7. 7. The Promise of Healthcare IT (HIT)<br />Delivering timely and contextually appropriate data, information, and knowledge in support of basic science, clinical and translational research, clinical care, and public health.<br />
    8. 8. Creating a Learning Healthcare System: Learning from Every Patient and Improving Care<br />Clinical Informatics<br />Public Health Informatics<br />Translational Bioinformatics<br />Clinical Research Informatics<br />Learn from every patient encounter so that we can improve their care, their families care, and their communities care<br />
    9. 9. Many Sources of Data<br />9<br />Emergent Sources<br />PHR, Instruments, Etc.<br />Molecular Phenotype<br />Enterprise Systems and Data Repositories:<br />EHR, CTMS, Data Warehouses<br />Environment<br />
    10. 10. The Biomedical Informatics Continuum: From Data to Knowledge<br />10<br />+ Application<br />+ Context<br />
    11. 11. Significant Barriers<br />11<br /><ul><li>Technical
    12. 12. Regulatory
    13. 13. Cultural
    14. 14. Achieving shared language and understanding between stakeholders</li></ul>The Construction of the Tower of Babel (Hendrick van Clev) <br />Source: Wikimedia Commons <br />
    15. 15. Strategies & Future Directions: HIT<br />12<br /><ul><li>Eliminating traditional boundaries
    16. 16. Focusing on economies of scale across mission areas
    17. 17. Bridging applied informatics and HIT practice
    18. 18. Semantics
    19. 19. NLP
    20. 20. Temporal Reasoning
    21. 21. IR
    22. 22. Visualization
    23. 23. Enabling end-user self service</li></li></ul><li>Strategies & Future Directions: BMI<br />13<br /><ul><li>Answering people-centric questions:
    24. 24. Workflow
    25. 25. Usability
    26. 26. Software Design Patterns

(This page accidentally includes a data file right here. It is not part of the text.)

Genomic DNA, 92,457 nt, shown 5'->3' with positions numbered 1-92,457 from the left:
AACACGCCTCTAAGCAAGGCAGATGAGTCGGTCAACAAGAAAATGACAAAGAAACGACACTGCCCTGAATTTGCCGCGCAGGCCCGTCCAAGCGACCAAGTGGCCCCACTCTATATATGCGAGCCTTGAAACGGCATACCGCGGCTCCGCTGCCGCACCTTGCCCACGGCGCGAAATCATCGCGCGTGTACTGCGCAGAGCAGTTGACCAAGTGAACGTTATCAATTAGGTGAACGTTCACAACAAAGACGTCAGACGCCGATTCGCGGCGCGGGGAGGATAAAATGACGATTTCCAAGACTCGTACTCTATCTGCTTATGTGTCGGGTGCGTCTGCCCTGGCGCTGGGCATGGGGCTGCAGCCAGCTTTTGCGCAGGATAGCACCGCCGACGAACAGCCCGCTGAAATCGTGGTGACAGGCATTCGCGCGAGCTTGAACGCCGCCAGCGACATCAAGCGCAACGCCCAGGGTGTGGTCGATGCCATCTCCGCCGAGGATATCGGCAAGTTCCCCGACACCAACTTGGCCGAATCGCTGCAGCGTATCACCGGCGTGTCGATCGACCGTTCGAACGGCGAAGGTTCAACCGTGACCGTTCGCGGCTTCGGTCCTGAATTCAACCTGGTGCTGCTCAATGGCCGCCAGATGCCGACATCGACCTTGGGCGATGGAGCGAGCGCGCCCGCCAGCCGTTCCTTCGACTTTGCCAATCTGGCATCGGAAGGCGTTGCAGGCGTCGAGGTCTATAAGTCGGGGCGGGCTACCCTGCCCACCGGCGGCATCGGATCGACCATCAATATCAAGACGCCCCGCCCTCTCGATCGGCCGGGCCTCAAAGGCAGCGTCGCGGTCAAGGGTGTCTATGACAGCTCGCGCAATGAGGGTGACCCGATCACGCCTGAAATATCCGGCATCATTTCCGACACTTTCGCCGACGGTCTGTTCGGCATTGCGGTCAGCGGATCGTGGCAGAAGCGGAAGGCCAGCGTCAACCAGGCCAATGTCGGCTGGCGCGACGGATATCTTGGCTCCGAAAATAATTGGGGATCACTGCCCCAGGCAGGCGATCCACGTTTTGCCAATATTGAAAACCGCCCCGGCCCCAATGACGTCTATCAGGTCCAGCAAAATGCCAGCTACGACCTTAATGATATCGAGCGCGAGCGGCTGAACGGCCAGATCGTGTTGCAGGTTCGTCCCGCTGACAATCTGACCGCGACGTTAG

27. 27. True platform integration:
    28. 28. SOA and Cloud Computing
    29. 29. Semantic web
    30. 30. Knowledge engineering
    31. 31. Visualization and HCI
    32. 32. Reasoning:
    33. 33. Data mining
    34. 34. Text mining/NLP
    35. 35. Data integration
    36. 36. Knowledge discovery
    37. 37. Enable all stakeholders to ask and answer questions
    38. 38. Includes informaticians</li></li></ul><li>Strategies & Future Directions: Culture<br />14<br />Harmonization of regulatory frameworks:<br />Early successes related to universal bio-specimen collection projects and GWAS/PWAS study paradigms<br />HIT and BMI must be partners:<br />Technology and methodological silos are major barriers<br />Socio-technical approach to platform adoption:<br />Adoption means more than being on-time and under-budget<br />
    39. 39. Revisiting “The Problem”<br />Data <br />Generation<br />EHR<br />Increasing<br />Distance<br />Management,<br />Integration,<br />Delivery<br />EDW<br />Knowledge<br />Generation<br />15<br />
    40. 40. Towards a Solution: A Systems Approach to Biomedicine<br />HIT & Biomedical Informatics “Fabric”<br />Knowledge<br />Generation<br />Data <br />Generation<br />16<br />
    41. 41. 17<br />Thank you for your time and attention!<br /><ul><li>
    42. 42.</li>